White-Nose Syndrome in Bats

Help Us Prevent White-Nose Syndrome from Killing our Bats in Central Oregon

Bats are an essential and beneficial part of the ecosystem. Worldwide, they play critical roles in insect control, plant pollination, seed dissemination, cave ecosystems, and provide food for other animals. Of the 47 species of bats in the U.S. over half hibernate in caves and mines to survive winter.

There are 14 species of bats found in Central Oregon, most of which hibernate in caves. Over 400 caves occur on the Deschutes with hundreds more caves on adjacent private and Bureau of Land Management administered lands. Our cave bats in Central Oregon eat millions of insects, including forest and agricultural pests.

White-nose syndrome (WNS) is a new disease that has killed over 6 million hibernating bats in North America since 2006.  This disease is caused by the fungus, Pseudogymnoascus destructans, which is often visible on the noses and skin of infected bats. The fungus thrives in cold temperatures in caves and mines. The disease acts a skin irritant, causing infected bats to awaken from hibernation too often, prematurely burning up their fat and water reserves before emerging in the spring. Affected bats have been seen flying during the day, or found dead or dying outside caves during winter.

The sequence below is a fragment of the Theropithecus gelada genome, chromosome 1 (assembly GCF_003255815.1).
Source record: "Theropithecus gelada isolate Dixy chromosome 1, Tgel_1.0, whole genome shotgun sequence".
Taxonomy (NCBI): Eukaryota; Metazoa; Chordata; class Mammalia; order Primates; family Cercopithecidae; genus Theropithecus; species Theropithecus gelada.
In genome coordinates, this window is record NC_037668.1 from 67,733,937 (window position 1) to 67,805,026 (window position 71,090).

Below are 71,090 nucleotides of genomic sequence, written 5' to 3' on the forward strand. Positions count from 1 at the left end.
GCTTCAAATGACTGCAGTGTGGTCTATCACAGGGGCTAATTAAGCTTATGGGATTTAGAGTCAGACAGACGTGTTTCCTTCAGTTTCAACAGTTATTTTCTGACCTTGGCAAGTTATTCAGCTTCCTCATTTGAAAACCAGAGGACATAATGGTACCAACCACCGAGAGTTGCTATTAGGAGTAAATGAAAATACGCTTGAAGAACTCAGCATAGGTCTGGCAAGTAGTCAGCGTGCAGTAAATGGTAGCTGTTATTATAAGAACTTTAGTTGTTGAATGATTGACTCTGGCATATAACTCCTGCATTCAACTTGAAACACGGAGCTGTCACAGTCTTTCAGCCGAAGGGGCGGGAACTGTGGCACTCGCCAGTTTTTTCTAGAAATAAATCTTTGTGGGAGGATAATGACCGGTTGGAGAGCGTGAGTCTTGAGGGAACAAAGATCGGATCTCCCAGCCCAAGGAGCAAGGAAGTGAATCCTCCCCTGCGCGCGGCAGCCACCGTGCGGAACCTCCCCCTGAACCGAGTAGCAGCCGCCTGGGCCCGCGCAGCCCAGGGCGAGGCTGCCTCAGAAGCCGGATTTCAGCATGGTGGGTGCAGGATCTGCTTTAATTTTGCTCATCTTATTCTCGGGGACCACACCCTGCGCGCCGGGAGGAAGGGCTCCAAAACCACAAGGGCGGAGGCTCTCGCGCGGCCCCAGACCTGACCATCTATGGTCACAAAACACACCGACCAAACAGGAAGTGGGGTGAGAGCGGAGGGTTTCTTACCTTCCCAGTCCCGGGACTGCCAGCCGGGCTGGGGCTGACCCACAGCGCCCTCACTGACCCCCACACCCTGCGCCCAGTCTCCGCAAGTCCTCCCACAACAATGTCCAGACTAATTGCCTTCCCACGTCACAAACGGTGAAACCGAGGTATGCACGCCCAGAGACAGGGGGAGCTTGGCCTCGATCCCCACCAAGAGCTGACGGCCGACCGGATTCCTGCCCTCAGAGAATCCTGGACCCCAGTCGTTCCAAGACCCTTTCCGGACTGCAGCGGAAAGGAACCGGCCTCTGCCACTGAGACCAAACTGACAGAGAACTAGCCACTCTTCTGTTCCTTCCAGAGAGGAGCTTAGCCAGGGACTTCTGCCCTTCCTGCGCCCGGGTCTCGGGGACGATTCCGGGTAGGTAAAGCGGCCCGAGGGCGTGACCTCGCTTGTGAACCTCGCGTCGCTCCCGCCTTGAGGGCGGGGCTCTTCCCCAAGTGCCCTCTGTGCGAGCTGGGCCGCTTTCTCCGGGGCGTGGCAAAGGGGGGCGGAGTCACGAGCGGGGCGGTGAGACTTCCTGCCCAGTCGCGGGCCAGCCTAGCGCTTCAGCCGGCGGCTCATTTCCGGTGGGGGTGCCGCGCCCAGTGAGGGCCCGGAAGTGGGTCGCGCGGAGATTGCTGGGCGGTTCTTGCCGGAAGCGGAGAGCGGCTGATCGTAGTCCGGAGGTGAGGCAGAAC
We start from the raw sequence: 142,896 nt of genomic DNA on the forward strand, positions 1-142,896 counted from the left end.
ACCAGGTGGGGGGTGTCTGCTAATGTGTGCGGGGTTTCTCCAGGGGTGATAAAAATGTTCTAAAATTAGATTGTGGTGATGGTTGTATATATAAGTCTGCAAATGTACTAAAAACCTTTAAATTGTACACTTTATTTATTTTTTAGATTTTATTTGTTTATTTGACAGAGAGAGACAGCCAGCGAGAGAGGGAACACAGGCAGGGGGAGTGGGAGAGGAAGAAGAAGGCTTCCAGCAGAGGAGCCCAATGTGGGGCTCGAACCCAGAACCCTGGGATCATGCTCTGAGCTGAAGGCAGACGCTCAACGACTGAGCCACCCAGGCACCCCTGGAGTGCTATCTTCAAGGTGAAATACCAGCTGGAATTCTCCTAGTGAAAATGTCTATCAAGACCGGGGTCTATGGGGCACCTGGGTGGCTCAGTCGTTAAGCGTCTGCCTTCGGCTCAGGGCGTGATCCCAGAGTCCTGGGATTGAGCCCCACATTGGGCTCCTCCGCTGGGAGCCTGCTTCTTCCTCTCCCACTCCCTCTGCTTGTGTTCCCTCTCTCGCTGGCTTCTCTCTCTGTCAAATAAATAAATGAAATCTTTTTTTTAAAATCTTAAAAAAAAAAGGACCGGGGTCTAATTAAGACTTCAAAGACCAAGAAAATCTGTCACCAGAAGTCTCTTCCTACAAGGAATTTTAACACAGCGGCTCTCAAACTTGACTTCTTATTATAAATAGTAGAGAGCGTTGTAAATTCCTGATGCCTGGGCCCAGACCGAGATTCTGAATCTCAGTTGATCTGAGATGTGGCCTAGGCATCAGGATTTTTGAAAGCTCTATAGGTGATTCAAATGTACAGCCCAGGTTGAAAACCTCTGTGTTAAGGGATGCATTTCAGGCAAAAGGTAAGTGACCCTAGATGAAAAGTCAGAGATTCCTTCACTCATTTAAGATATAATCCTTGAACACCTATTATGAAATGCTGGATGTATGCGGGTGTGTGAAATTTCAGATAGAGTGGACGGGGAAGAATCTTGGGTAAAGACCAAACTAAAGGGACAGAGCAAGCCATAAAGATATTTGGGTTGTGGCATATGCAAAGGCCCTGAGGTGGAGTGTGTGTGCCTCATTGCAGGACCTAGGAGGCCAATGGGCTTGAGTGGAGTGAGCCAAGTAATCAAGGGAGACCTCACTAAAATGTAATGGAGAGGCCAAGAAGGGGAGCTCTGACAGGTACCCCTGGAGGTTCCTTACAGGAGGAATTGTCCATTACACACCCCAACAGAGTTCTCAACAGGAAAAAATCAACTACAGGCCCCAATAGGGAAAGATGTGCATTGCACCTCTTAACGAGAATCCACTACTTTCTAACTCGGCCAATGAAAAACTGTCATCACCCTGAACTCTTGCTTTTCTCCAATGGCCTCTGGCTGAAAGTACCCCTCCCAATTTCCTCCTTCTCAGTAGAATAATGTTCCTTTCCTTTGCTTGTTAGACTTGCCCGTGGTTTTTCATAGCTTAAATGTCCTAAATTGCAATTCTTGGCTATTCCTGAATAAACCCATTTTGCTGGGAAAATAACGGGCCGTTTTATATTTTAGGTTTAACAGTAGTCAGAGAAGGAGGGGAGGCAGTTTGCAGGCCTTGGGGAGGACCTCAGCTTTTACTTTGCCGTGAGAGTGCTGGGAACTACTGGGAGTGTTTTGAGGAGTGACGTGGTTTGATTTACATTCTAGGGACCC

Bat with White-Nose Syndrome

A Bat with White-Nose Syndrome

How White Nose Syndrome Is Spread in Bats

Bat to Bat – Bat to bat contact appears to be the main way that the fungus is spread.
Soils to Bat - The fungus can survive in cave/mine soils and infect healthy bats.
Cave to Humans to Bats – Humans may accidentally transmit WNS from infected sites to clean sites on their clothing, footwear, or equipment.

What Can I Do to Help?

Want to Learn More About Bats?

 Visit BatsLIVE on our Parents & Teachers page page for activities, curricula and webcasts. 


Educators can reserve a Bat Educational Trunk by visiting this website: https://batslive.pwnet.org/edubat/trunk.php.

Visit Oregon Department of Fish and Wildlife to learn about Oregon's bats: http://www.dfw.state.or.us/wildlife/livingwith/bats.asp